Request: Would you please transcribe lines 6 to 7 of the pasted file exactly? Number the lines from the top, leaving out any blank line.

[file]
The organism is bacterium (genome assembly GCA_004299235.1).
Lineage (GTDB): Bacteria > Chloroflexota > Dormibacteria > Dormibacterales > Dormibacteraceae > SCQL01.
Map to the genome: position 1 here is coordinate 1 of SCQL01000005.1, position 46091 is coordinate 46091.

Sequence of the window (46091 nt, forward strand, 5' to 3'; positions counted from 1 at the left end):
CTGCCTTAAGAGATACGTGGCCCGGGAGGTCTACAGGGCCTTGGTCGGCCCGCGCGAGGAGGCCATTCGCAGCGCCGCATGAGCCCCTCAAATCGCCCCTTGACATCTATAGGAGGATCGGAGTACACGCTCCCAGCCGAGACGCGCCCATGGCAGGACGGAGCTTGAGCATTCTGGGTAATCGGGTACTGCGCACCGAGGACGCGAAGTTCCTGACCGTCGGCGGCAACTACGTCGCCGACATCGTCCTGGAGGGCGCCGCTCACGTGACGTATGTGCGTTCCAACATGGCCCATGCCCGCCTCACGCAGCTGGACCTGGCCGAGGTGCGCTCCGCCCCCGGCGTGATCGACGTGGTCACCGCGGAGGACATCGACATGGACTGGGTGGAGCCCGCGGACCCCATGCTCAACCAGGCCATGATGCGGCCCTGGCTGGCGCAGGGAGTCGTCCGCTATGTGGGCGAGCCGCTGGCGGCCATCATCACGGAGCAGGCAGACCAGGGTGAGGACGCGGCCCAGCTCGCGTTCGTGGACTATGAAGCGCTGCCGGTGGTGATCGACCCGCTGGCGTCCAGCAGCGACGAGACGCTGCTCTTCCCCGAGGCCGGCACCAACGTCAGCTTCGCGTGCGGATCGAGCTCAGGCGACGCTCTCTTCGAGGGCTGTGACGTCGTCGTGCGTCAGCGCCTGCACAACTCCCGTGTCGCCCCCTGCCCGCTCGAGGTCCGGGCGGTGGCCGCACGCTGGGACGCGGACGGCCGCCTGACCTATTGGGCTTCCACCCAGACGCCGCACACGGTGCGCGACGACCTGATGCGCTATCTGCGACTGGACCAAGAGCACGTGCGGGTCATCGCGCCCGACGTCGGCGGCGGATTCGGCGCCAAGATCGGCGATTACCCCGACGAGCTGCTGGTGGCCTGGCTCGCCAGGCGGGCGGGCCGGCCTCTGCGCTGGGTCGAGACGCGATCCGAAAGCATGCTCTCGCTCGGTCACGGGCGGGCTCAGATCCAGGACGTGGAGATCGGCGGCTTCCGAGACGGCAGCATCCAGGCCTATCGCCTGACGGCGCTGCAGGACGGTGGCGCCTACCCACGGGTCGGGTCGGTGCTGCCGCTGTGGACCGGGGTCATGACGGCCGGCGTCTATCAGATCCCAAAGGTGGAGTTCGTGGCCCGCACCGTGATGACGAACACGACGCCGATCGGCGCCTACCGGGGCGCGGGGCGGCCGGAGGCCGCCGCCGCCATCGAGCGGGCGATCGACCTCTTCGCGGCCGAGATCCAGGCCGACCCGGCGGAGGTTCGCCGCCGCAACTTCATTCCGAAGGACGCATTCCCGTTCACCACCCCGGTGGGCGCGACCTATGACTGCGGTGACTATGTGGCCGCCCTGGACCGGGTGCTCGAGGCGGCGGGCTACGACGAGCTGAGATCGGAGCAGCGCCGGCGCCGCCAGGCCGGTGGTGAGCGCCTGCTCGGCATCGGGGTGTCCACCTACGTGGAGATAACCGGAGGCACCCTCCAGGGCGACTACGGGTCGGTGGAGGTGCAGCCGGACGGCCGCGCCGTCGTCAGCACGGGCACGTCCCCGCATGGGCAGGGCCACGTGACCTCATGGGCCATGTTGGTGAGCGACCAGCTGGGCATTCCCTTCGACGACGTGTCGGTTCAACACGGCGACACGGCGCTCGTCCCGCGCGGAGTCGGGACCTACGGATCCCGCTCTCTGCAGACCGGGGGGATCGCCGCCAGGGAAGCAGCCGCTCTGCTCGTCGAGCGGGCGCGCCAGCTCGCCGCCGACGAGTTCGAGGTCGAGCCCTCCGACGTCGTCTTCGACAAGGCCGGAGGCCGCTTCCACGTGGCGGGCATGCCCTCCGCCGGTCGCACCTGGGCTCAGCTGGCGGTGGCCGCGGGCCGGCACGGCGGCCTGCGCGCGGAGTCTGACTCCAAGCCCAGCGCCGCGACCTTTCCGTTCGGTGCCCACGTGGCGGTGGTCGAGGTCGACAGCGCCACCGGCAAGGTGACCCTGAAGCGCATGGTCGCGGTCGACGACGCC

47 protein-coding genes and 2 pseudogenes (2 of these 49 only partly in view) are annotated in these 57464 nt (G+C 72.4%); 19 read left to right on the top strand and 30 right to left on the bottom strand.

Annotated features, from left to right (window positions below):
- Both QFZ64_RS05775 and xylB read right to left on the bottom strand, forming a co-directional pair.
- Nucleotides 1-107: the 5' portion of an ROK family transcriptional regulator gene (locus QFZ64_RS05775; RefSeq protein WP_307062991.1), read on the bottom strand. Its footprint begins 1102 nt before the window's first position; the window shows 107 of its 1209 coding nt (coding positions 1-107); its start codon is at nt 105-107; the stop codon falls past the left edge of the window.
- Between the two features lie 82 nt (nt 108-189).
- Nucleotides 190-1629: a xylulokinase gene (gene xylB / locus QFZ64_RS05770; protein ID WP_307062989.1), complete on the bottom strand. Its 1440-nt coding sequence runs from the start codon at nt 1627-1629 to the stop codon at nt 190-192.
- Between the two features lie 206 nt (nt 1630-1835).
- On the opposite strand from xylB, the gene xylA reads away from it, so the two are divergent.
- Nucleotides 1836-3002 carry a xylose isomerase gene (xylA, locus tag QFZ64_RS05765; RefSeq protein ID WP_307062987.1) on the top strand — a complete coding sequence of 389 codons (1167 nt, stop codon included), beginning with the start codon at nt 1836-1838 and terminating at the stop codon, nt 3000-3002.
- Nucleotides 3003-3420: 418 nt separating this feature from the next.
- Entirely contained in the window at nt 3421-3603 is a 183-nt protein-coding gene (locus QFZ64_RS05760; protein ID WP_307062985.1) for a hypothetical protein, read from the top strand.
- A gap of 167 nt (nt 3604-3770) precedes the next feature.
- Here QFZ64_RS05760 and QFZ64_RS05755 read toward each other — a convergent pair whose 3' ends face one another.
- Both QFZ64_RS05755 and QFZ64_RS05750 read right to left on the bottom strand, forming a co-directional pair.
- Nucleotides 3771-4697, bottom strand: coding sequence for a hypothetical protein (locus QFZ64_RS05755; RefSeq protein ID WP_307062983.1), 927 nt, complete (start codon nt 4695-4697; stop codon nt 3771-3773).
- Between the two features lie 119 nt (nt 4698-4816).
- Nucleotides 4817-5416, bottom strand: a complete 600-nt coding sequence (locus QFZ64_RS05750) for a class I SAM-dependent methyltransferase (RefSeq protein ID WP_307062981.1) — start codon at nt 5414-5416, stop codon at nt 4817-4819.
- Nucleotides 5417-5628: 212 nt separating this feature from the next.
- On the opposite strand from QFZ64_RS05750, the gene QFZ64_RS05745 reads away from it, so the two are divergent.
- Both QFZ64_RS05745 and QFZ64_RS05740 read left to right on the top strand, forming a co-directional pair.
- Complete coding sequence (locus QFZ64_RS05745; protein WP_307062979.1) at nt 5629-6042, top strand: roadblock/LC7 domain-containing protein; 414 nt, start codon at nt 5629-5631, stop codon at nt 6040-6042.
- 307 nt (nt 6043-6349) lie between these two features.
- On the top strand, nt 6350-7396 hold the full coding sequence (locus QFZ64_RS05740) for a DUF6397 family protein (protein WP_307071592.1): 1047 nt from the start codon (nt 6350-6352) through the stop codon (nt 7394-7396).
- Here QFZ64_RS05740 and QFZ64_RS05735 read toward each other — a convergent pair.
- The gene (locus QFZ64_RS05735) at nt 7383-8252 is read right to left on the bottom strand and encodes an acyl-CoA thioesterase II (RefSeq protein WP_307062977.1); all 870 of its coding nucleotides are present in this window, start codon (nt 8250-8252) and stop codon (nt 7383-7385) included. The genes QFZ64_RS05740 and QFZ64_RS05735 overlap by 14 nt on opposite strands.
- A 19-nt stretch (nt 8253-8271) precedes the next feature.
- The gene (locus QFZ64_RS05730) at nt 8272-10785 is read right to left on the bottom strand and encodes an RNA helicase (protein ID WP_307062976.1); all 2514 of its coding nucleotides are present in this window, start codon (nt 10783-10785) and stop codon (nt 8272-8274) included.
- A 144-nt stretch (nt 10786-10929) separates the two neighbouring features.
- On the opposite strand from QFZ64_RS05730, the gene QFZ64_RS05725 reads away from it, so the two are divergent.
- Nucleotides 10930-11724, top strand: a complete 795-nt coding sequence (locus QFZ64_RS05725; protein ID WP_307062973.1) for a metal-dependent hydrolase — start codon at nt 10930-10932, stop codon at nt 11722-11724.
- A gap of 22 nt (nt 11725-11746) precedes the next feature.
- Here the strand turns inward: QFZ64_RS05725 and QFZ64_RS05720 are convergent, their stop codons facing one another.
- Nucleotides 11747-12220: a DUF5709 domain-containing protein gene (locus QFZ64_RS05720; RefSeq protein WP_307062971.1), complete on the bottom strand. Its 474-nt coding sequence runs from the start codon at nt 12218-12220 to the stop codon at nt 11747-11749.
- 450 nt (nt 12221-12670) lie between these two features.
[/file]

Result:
47 protein-coding genes and 2 pseudogenes (2 of these 49 only partly in view) are annotated in these 57464 nt (G+C 72.4%); 19 read left to right on the top strand and 30 right to left on the bottom strand.

Annotated features, from left to right (window positions below):